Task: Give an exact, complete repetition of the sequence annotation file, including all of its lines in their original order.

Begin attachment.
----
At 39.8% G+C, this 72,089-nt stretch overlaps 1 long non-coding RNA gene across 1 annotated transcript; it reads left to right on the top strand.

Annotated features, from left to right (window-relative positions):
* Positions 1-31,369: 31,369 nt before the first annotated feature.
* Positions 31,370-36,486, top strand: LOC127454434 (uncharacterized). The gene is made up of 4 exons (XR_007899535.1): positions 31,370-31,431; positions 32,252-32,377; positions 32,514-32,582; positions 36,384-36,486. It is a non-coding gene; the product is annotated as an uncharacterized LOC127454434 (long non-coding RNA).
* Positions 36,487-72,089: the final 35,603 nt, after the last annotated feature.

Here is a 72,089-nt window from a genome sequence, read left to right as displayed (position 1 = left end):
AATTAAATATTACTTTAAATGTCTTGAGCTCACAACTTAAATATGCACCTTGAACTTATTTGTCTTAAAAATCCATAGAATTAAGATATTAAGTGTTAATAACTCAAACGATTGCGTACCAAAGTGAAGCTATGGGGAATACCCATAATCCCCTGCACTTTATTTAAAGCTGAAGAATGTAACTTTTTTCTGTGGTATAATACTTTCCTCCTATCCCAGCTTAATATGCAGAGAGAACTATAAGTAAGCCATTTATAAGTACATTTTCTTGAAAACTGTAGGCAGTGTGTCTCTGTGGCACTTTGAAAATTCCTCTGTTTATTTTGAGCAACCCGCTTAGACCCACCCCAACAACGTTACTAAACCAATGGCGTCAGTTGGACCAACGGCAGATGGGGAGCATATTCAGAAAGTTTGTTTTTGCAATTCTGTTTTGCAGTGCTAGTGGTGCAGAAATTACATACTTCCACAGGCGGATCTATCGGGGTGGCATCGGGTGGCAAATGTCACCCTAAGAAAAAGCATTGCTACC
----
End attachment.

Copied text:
At 39.8% G+C, this 72,089-nt stretch overlaps 1 long non-coding RNA gene across 1 annotated transcript; it reads left to right on the top strand.

Annotated features, from left to right (window-relative positions):
* Positions 1-31,369: 31,369 nt before the first annotated feature.
* Positions 31,370-36,486, top strand: LOC127454434 (uncharacterized). The gene is made up of 4 exons (XR_007899535.1): positions 31,370-31,431; positions 32,252-32,377; positions 32,514-32,582; positions 36,384-36,486. It is a non-coding gene; the product is annotated as an uncharacterized LOC127454434 (long non-coding RNA).
* Positions 36,487-72,089: the final 35,603 nt, after the last annotated feature.

Here is a 72,089-nt window from a genome sequence, read left to right as displayed (position 1 = left end):
AATTAAATATTACTTTAAATGTCTTGAGCTCACAACTTAAATATGCACCTTGAACTTATTTGTCTTAAAAATCCATAGAATTAAGATATTAAGTGTTAATAACTCAAACGATTGCGTACCAAAGTGAAGCTATGGGGAATACCCATAATCCCCTGCACTTTATTTAAAGCTGAAGAATGTAACTTTTTTCTGTGGTATAATACTTTCCTCCTATCCCAGCTTAATATGCAGAGAGAACTATAAGTAAGCCATTTATAAGTACATTTTCTTGAAAACTGTAGGCAGTGTGTCTCTGTGGCACTTTGAAAATTCCTCTGTTTATTTTGAGCAACCCGCTTAGACCCACCCCAACAACGTTACTAAACCAATGGCGTCAGTTGGACCAACGGCAGATGGGGAGCATATTCAGAAAGTTTGTTTTTGCAATTCTGTTTTGCAGTGCTAGTGGTGCAGAAATTACATACTTCCACAGGCGGATCTATCGGGGTGGCATCGGGTGGCAAATGTCACCCTAAGAAAAAGCATTGCTACC